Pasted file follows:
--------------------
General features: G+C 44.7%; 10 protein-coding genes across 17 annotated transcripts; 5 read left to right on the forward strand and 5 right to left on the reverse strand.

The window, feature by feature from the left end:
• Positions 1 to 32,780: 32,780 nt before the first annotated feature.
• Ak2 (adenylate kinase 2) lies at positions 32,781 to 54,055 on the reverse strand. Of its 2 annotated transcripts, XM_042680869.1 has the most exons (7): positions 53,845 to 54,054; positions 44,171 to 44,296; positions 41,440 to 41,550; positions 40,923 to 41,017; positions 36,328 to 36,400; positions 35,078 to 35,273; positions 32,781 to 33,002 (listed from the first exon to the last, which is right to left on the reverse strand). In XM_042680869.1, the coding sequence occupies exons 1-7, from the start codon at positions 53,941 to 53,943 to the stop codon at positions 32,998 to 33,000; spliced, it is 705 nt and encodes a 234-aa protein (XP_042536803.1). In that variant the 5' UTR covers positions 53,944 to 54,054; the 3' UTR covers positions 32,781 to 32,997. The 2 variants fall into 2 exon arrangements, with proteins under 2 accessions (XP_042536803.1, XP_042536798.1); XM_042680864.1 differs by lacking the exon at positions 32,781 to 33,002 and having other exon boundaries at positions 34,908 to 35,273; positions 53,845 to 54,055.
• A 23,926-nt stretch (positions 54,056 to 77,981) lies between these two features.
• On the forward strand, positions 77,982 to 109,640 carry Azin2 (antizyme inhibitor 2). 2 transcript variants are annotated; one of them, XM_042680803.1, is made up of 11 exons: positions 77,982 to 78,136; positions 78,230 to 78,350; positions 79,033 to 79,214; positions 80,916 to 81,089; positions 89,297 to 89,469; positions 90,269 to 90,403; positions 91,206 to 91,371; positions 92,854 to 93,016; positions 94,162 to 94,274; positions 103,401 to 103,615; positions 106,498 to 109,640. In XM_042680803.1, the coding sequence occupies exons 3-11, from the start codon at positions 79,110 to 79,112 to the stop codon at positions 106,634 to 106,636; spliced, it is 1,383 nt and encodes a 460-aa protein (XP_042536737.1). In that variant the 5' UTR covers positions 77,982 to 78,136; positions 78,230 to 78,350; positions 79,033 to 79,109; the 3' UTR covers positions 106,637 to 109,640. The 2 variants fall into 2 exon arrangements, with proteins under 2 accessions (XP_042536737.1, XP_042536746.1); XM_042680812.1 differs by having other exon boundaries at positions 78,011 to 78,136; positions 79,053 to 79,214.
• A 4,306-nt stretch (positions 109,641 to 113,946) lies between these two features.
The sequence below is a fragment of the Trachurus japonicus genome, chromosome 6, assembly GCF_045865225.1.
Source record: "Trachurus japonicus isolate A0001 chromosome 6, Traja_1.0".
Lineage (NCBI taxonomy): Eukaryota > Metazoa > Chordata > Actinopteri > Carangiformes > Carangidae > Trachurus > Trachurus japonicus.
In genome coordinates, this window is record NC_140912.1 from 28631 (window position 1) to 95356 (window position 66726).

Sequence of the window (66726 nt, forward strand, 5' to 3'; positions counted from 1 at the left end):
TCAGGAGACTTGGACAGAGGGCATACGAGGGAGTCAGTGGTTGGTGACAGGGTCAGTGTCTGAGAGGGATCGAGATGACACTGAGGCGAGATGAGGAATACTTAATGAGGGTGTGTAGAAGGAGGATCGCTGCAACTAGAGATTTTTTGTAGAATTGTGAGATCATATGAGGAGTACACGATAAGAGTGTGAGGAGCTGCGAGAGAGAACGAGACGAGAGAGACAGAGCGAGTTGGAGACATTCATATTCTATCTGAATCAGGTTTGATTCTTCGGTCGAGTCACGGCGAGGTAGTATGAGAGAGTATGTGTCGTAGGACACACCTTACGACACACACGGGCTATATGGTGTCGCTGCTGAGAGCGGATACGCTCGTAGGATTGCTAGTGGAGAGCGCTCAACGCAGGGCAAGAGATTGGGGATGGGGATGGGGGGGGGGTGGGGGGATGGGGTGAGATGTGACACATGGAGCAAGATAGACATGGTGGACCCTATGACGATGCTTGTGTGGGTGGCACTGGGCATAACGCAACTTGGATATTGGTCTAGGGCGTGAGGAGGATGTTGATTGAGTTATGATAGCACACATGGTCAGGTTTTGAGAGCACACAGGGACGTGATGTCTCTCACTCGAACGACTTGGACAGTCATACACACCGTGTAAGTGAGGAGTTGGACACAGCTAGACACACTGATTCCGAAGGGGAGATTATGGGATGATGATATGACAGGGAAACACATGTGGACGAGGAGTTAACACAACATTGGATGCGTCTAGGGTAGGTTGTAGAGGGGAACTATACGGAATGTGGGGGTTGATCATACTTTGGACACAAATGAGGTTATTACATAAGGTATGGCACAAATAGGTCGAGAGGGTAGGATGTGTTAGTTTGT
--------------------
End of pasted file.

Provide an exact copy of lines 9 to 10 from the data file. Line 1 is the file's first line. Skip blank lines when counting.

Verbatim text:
Source record: "Trachurus japonicus isolate A0001 chromosome 6, Traja_1.0".
Lineage (NCBI taxonomy): Eukaryota > Metazoa > Chordata > Actinopteri > Carangiformes > Carangidae > Trachurus > Trachurus japonicus.